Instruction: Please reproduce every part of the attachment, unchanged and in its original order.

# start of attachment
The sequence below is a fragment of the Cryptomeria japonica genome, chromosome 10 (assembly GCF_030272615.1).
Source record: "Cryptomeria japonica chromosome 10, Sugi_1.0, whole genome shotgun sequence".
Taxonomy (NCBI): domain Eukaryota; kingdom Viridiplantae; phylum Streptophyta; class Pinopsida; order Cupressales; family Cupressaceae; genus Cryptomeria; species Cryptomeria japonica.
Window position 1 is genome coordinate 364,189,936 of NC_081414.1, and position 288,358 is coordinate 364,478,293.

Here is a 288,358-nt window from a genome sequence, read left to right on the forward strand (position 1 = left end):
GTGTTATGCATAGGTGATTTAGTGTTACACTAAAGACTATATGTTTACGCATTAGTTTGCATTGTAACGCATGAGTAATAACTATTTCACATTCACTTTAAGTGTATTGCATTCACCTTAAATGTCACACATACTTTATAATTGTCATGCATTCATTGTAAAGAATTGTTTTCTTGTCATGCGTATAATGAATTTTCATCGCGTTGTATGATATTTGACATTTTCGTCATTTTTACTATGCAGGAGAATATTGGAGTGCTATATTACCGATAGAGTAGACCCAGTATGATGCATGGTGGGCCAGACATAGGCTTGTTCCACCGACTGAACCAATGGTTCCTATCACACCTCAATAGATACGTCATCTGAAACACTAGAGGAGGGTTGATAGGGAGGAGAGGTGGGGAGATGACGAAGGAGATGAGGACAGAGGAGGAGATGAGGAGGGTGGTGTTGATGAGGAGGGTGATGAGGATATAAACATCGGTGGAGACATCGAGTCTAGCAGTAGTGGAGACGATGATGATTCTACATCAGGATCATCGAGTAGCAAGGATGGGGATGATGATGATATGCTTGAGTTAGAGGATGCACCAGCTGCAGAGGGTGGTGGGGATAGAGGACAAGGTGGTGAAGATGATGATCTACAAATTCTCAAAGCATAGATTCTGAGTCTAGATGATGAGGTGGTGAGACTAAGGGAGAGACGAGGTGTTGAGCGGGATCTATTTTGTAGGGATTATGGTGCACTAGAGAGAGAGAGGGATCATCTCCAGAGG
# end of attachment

The sequence below is a fragment of the Cryptomeria japonica genome, chromosome 10 (assembly GCF_030272615.1).
Source record: "Cryptomeria japonica chromosome 10, Sugi_1.0, whole genome shotgun sequence".
Taxonomy (NCBI): domain Eukaryota; kingdom Viridiplantae; phylum Streptophyta; class Pinopsida; order Cupressales; family Cupressaceae; genus Cryptomeria; species Cryptomeria japonica.
Window position 1 is genome coordinate 364,189,936 of NC_081414.1, and position 288,358 is coordinate 364,478,293.

Here is a 288,358-nt window from a genome sequence, read left to right on the forward strand (position 1 = left end):
GTGTTATGCATAGGTGATTTAGTGTTACACTAAAGACTATATGTTTACGCATTAGTTTGCATTGTAACGCATGAGTAATAACTATTTCACATTCACTTTAAGTGTATTGCATTCACCTTAAATGTCACACATACTTTATAATTGTCATGCATTCATTGTAAAGAATTGTTTTCTTGTCATGCGTATAATGAATTTTCATCGCGTTGTATGATATTTGACATTTTCGTCATTTTTACTATGCAGGAGAATATTGGAGTGCTATATTACCGATAGAGTAGACCCAGTATGATGCATGGTGGGCCAGACATAGGCTTGTTCCACCGACTGAACCAATGGTTCCTATCACACCTCAATAGATACGTCATCTGAAACACTAGAGGAGGGTTGATAGGGAGGAGAGGTGGGGAGATGACGAAGGAGATGAGGACAGAGGAGGAGATGAGGAGGGTGGTGTTGATGAGGAGGGTGATGAGGATATAAACATCGGTGGAGACATCGAGTCTAGCAGTAGTGGAGACGATGATGATTCTACATCAGGATCATCGAGTAGCAAGGATGGGGATGATGATGATATGCTTGAGTTAGAGGATGCACCAGCTGCAGAGGGTGGTGGGGATAGAGGACAAGGTGGTGAAGATGATGATCTACAAATTCTCAAAGCATAGATTCTGAGTCTAGATGATGAGGTGGTGAGACTAAGGGAGAGACGAGGTGTTGAGCGGGATCTATTTTGTAGGGATTATGGTGCACTAGAGAGAGAGAGGGATCATCTCCAGAGG